On 11 January 1820, again at Ras Al Khaimah, Shakhbut bin Diyab Al Nahyan signed on behalf of his son, Tahnoon, the Sheikh of the Bani Yas and Ruler of Abu Dhabi. Husain bin Ali of Rams signed on the 15th. The uncle of Muhammad bin Hazza of Dubai signed on the 28th in Sharjah. The Rulers of Ajman and Umm Al Quwain acceded to the full treaty on 15 March, signing on board the ship of the commander of the British expeditionary force, Major-General William Keir Grant. The treaty was also signed, at Sharjah, by the emir of Bahrain.
The Sheikh of Rams lost the support of his people soon after and both he and the Sheikh of Jazirah Al Hamrah were deposed and their communities became subject to the rule of Ras Al Khaimah. However, the Al-Zaabi family continued to rule Jazirah Al Hamrah as vassals until 1970.
As a peace treaty it was not a conspicuous success: skirmishes and conflicts, considered as raids by the British, continued intermittently until 1835, when the sheikhs agreed not to engage in hostilities at sea and Sharjah, Dubai, Ajman and Abu Dhabi signed a renewed treaty banning hostilities during the pearling season and a number of other short treaties were made, culminating with the ten-year truce of June 1843. Feeling the benefit of peaceful pearling and trade, the coastal Sheikhs signed the Perpetual Treaty of Maritime Peace in 1853, a process overseen by the British political agent at Bushire, Captain AB Kemball.
Separate treaties in 1847 and 1856 saw treaties undertaking the abolition of slave trading and, in 1873, a further treaty abolishing slaving was signed by Sharjah and Abu Dhabi.
1892 Exclusive Agreement
Primarily in reaction to the ambitions of other European countries, namely France and Russia, the United Kingdom and the Trucial Sheikhdoms established closer bonds in an 1892 treaty, similar to treaties entered into by the UK with other Persian Gulf principalities.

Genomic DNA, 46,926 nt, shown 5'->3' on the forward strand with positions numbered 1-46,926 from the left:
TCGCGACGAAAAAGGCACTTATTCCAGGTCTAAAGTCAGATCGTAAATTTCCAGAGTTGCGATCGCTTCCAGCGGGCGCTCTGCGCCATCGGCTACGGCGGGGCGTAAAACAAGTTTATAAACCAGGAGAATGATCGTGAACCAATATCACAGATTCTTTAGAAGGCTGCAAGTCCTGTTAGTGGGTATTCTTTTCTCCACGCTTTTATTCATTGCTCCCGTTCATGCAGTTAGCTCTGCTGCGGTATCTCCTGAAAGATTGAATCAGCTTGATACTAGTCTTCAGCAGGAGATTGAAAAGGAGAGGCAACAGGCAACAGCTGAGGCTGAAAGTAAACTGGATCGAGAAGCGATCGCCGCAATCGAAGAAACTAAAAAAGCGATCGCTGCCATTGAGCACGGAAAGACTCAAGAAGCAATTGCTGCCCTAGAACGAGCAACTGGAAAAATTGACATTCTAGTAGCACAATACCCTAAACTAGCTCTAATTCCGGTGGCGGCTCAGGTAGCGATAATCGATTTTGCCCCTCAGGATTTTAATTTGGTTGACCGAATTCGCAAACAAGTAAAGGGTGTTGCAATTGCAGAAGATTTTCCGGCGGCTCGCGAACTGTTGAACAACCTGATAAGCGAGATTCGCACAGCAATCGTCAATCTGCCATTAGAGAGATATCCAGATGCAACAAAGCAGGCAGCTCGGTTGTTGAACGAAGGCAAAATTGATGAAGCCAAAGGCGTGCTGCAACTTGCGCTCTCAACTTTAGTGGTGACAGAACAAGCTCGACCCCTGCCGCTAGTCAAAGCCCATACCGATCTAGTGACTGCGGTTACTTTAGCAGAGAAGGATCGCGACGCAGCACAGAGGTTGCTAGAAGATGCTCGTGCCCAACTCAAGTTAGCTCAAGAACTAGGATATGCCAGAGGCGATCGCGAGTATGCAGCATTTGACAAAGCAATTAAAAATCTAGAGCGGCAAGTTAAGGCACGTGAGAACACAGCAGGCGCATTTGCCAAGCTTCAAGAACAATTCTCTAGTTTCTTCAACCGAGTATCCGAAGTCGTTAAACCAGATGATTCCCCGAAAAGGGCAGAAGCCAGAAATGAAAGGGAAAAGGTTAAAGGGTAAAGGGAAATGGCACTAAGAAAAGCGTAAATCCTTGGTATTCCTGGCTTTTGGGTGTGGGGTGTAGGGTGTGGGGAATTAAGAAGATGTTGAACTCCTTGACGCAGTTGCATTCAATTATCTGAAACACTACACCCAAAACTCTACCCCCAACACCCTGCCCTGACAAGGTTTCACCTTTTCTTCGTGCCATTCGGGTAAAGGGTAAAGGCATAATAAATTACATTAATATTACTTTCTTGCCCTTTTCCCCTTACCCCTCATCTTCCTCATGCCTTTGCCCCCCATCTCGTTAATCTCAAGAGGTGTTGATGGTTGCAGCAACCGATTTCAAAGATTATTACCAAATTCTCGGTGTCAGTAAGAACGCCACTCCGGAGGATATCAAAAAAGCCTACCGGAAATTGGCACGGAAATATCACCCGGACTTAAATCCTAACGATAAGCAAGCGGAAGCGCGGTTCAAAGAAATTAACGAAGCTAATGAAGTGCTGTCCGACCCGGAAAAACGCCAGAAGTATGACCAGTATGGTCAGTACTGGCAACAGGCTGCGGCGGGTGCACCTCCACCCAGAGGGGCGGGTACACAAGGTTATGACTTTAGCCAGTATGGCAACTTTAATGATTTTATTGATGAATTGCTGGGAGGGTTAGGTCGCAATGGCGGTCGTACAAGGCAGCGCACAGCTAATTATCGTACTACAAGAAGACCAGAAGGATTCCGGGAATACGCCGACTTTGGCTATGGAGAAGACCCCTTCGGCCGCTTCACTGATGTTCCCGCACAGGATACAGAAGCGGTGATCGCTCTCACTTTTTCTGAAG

The sheikhs agreed not to dispose of any territory except to the United Kingdom and not to enter into relationships with any foreign government other than the United Kingdom without its consent. In return, the British promised to protect the Trucial Coast from all aggression by sea and to help in case of land attack. This treaty, the 'Exclusive Agreement', was signed by the Rulers of Abu Dhabi, Dubai, Sharjah, Ajman, Ras Al Khaimah and Umm Al Quwain between 6 and 8 March 1892. It was subsequently ratified by the Viceroy of India and the British Government in London.
The Advent of aeroplanes
In the 1920s, the British Government's desire to create an alternative air route from Great Britain to India gave rise to discussions with the rulers of the Trucial States about landing areas, anchorages and fuel depots along the coast. The first aeroplanes to appear were Royal Air Force (RAF) flying boats, used by RAF personnel to survey the area, and by political officers to visit the rulers. Air agreements were initially resisted by the rulers, who suspected interference with their sovereignty, however they also provided a useful source of revenue. In 1932, the demise of the air route through Persia (today's Iran) led to the opening of an airfield at Sharjah. In 1937, Imperial Airways flying boats began to call in at Dubai, and continued to do so for the next ten years.
Trucial States Council
The Trucial States Council was a forum for the leaders of the emirates to meet, presided over by the British Political Agent. The first meetings took place in 1952, one in the Spring and one in Autumn, and this set a pattern for meetings in future years. The Council was purely consultative and had no written constitution and no policy making powers, it provided more than anything a forum for the Rulers to exchange views and agree common approaches. The British managed to provoke considerable irritation amongst the Rulers, especially Sharjah and Ras Al Khaimah, when the Ruler of Fujairah, recognised as a Trucial State by Britain on 21 March 1952, attended his first Trucial States Council.
By 1958, committees were set up to advise on public health, agriculture and education, but the Council had no funding until 1965, when the chairmanship moved from the Political Agent to one of the Rulers, the first chairman being Shaikh Saqr bin Mohammed Al Qasimi of Ras Al Khaimah. One issue which came up regularly in the Council's first 14 meetings was that of locusts - the swarms were highly destructive to the agricultural areas of the whole area but the Bedouin of the interior were convinced the spraying of insecticide would be detrimental to their herds and resisted the teams brought in from Pakistan to spray the insects' breeding grounds.
At this time, the Council was given a grant by the British to administer as it saw fit, instead of merely advising on British-prepared budgets. A full-time secretariat was also recruited.